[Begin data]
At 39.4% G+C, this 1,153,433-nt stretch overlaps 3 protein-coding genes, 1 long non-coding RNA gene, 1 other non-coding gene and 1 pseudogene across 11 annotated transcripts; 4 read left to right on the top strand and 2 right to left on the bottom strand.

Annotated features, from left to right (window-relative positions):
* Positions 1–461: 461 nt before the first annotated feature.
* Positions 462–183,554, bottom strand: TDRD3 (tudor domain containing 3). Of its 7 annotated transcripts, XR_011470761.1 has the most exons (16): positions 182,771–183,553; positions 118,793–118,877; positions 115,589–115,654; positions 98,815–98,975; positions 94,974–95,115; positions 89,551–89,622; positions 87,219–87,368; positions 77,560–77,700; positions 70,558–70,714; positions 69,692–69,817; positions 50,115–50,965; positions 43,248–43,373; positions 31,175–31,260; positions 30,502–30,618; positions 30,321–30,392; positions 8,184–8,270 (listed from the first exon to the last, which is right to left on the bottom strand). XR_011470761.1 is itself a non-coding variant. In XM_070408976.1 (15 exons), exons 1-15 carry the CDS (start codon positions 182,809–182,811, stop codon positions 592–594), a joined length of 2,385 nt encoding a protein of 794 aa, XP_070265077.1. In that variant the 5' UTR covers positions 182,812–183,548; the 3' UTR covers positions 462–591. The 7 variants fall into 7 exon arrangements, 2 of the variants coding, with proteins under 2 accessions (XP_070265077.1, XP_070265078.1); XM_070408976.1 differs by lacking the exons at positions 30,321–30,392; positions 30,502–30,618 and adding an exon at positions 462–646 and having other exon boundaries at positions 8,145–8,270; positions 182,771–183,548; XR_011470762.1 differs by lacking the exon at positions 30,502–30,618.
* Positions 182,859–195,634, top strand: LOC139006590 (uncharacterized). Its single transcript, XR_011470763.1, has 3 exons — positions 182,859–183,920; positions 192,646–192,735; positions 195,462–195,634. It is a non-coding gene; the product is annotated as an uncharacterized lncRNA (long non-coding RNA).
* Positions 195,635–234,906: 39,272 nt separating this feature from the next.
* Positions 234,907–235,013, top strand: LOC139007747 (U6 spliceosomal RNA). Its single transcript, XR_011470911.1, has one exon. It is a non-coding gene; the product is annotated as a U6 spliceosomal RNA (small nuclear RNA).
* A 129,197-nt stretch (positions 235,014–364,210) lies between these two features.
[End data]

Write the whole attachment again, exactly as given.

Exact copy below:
At 39.4% G+C, this 1,153,433-nt stretch overlaps 3 protein-coding genes, 1 long non-coding RNA gene, 1 other non-coding gene and 1 pseudogene across 11 annotated transcripts; 4 read left to right on the top strand and 2 right to left on the bottom strand.

Annotated features, from left to right (window-relative positions):
* Positions 1–461: 461 nt before the first annotated feature.
* Positions 462–183,554, bottom strand: TDRD3 (tudor domain containing 3). Of its 7 annotated transcripts, XR_011470761.1 has the most exons (16): positions 182,771–183,553; positions 118,793–118,877; positions 115,589–115,654; positions 98,815–98,975; positions 94,974–95,115; positions 89,551–89,622; positions 87,219–87,368; positions 77,560–77,700; positions 70,558–70,714; positions 69,692–69,817; positions 50,115–50,965; positions 43,248–43,373; positions 31,175–31,260; positions 30,502–30,618; positions 30,321–30,392; positions 8,184–8,270 (listed from the first exon to the last, which is right to left on the bottom strand). XR_011470761.1 is itself a non-coding variant. In XM_070408976.1 (15 exons), exons 1-15 carry the CDS (start codon positions 182,809–182,811, stop codon positions 592–594), a joined length of 2,385 nt encoding a protein of 794 aa, XP_070265077.1. In that variant the 5' UTR covers positions 182,812–183,548; the 3' UTR covers positions 462–591. The 7 variants fall into 7 exon arrangements, 2 of the variants coding, with proteins under 2 accessions (XP_070265077.1, XP_070265078.1); XM_070408976.1 differs by lacking the exons at positions 30,321–30,392; positions 30,502–30,618 and adding an exon at positions 462–646 and having other exon boundaries at positions 8,145–8,270; positions 182,771–183,548; XR_011470762.1 differs by lacking the exon at positions 30,502–30,618.
* Positions 182,859–195,634, top strand: LOC139006590 (uncharacterized). Its single transcript, XR_011470763.1, has 3 exons — positions 182,859–183,920; positions 192,646–192,735; positions 195,462–195,634. It is a non-coding gene; the product is annotated as an uncharacterized lncRNA (long non-coding RNA).
* Positions 195,635–234,906: 39,272 nt separating this feature from the next.
* Positions 234,907–235,013, top strand: LOC139007747 (U6 spliceosomal RNA). Its single transcript, XR_011470911.1, has one exon. It is a non-coding gene; the product is annotated as a U6 spliceosomal RNA (small nuclear RNA).
* A 129,197-nt stretch (positions 235,014–364,210) lies between these two features.